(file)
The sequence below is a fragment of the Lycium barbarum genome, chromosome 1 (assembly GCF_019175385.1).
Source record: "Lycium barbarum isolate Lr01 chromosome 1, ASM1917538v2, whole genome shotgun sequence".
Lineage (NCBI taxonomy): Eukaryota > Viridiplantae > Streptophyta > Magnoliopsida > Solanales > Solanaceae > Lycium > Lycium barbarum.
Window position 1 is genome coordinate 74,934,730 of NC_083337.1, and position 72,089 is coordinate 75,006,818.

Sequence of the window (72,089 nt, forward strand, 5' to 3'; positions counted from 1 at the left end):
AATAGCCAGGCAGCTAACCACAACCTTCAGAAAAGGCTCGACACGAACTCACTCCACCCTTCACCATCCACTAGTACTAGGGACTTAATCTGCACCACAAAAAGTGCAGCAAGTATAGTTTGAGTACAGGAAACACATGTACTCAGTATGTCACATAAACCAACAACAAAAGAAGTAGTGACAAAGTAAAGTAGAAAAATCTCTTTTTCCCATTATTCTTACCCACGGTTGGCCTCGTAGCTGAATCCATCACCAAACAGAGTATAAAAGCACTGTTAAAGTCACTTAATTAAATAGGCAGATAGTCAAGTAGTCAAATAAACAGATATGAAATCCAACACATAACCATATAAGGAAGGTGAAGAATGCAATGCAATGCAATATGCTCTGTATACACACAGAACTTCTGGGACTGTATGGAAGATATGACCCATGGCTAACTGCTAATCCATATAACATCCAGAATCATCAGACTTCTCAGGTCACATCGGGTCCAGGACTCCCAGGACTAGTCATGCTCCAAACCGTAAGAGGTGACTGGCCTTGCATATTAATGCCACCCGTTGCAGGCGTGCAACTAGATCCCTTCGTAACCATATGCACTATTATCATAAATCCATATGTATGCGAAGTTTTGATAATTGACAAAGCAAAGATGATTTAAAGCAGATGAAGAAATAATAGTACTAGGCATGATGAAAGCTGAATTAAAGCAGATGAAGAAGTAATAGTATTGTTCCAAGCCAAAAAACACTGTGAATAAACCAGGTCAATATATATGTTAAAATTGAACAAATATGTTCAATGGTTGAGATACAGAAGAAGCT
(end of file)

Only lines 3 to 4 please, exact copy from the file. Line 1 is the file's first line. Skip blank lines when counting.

Lineage (NCBI taxonomy): Eukaryota > Viridiplantae > Streptophyta > Magnoliopsida > Solanales > Solanaceae > Lycium > Lycium barbarum.
Window position 1 is genome coordinate 74,934,730 of NC_083337.1, and position 72,089 is coordinate 75,006,818.